Use Language Carefully

Give accurate feedback, and be careful with the language you use. For instance, instead of complaining that someone is “always” late, you’ll want to point out the exact times he’s arrived over the last week or so, and give him an opportunity to explain why. You may then remind him when the workday starts, and ask him to show up on time in future.

Although it’s important to be direct and to address the issue head on, try to avoid “you” statements. This will stop the other/his person feeling attacked, and becoming defensive. Instead, use first-person pronouns, such as “I,” “we” and “our,” and explain the effect that his behavior has had on you and your team. For instance, you might say, “I noticed that the report was two days late,” instead of, “You failed to meet the deadline.”

Stay Calm

You may make the situation worse if you react emotionally to your team member. She/he may feel threatened, withdraw further her/his, and become even more entrenched in her/his negative behaviors.

Speak to her/his in a measured, even tone and remain composed . She/he might not even realize she/he’s being passive aggressive, so you might want to use an empathic approach  to defuse any anxiety and anger. However, if she/he is repeatedly behaving in this way, and you’ve raised the issue in the past, you may need to be firmer, and consider disciplinary action.

Identify the Cause

If passive-aggressive people claim that they are “fine” when their behavior suggests otherwise, don’t accept their answers at face value. Probe more deeply by asking questions  to identify the root of the problem. Give them the opportunity to explain themselves, but don’t let them pass the blame.

Provide Training

Consider providing some one-to-one coaching using the GROW Model , and coach your team member in how to communicate assertively . In particular, role-play the raising of issues, so that people become comfortable doing this in a confident, non-passive-aggressive way.

Set Clear Standards and Consequences

If your team member deflects your feedback, for example by saying your standards are too high or that she/he didn’t realize what your expectations were, she/he may be trying to divert attention away from her/his-self.

You need to establish clear standards, and regularly reiterate what you want from her/his, so that you can hold her/his to account . It’s also important to explain that her/his negative behavior will not be tolerated, and set out the consequences of what will happen if she/he does step out of line again.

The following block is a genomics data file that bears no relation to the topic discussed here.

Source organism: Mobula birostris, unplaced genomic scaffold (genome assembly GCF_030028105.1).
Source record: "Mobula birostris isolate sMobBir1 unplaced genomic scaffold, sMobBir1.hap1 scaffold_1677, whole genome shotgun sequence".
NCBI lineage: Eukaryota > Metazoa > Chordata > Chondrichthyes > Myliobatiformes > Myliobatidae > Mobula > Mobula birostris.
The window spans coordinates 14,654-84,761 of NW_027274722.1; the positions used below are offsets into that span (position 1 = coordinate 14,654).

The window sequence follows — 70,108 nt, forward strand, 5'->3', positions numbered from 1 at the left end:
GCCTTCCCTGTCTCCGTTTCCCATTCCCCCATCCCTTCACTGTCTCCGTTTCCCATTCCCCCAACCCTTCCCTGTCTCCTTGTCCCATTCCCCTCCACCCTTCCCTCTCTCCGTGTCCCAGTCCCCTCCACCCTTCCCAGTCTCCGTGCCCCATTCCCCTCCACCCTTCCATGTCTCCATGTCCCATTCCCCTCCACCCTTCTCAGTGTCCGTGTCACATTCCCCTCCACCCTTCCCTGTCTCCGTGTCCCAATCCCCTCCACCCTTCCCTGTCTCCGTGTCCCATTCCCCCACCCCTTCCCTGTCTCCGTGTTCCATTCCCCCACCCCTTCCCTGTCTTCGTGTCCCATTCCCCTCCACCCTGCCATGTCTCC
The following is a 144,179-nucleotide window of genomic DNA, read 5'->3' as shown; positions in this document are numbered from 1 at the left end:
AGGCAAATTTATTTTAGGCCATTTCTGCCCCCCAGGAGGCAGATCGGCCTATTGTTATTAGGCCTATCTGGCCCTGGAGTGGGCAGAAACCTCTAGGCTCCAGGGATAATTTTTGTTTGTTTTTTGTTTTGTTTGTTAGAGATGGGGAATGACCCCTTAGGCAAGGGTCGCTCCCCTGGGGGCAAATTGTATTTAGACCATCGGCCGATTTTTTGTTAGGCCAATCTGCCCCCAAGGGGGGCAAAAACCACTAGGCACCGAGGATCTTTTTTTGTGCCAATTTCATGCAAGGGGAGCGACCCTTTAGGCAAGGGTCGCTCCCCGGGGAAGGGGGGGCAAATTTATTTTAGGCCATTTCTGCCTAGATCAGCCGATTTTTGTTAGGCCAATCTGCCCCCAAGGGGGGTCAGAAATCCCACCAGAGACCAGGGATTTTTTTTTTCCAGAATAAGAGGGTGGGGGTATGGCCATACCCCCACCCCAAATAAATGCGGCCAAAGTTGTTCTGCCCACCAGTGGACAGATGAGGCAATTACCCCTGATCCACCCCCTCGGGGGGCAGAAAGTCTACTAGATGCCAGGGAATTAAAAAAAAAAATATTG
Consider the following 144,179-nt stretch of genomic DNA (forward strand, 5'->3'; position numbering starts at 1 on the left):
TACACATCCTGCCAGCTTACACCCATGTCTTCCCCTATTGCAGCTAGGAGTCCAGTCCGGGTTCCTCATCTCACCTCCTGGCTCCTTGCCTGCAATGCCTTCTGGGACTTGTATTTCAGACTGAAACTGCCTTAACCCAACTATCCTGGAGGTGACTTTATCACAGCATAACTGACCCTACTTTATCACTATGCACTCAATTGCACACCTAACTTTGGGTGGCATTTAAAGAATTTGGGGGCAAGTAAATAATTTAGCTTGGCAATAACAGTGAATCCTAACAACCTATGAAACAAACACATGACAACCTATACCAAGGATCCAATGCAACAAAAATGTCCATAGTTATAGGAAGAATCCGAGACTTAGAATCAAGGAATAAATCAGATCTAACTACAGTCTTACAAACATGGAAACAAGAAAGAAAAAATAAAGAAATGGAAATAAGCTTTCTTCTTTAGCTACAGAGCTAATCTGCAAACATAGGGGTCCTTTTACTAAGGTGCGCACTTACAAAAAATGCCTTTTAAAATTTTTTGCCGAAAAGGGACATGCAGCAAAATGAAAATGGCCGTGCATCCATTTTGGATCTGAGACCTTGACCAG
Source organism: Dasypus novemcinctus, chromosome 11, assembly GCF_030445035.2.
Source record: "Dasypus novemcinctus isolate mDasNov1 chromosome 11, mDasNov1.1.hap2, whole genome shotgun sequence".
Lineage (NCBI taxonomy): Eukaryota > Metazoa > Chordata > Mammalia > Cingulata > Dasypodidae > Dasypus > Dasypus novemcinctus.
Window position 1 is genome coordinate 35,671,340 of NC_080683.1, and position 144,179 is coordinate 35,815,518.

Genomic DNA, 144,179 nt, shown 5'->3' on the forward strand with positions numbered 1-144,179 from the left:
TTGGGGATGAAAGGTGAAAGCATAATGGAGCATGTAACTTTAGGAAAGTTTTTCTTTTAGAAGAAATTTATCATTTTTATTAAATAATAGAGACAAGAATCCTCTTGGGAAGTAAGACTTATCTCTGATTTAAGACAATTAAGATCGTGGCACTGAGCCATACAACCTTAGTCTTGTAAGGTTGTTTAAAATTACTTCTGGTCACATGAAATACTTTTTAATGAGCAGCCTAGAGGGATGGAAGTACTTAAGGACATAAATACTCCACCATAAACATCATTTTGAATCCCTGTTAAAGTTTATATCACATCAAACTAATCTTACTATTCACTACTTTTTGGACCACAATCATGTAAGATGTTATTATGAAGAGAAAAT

Confirm any discussions that you have about deadlines and actions in writing, by sending follow-up emails after meetings, or drafting a performance agreement. That way, your team member will have difficulty claiming that she/he didn’t understand what you expect from her/his.

Open up Channels of Communication

Passive-aggressive people often lack good communication skills, because they struggle to express their emotions openly. They may prefer to send emails, rather/his than address issues face-to-face, for example. When this is the case, encourage them to develop the skills and confidence to speak to other/hiss directly.

People with a victim mentality believe that all of their ills and misfortunes can be blamed on someone or something else. Their endless dramas and excuses can be damaging for team morale and productivity, and need to be dealt with swiftly and effectively.

But it’s important to avoid any accusations of discrimination, bullying or unfair treatment. So involve HR as soon as you believe that you are dealing with someone with a victim mentality. Keeping a detailed record of your interactions with a “victim” can also help with this.

You can also use team-building exercises to increase trust and engagement within your team, but don’t let perceived injustices excuse poor performance or negative behavior.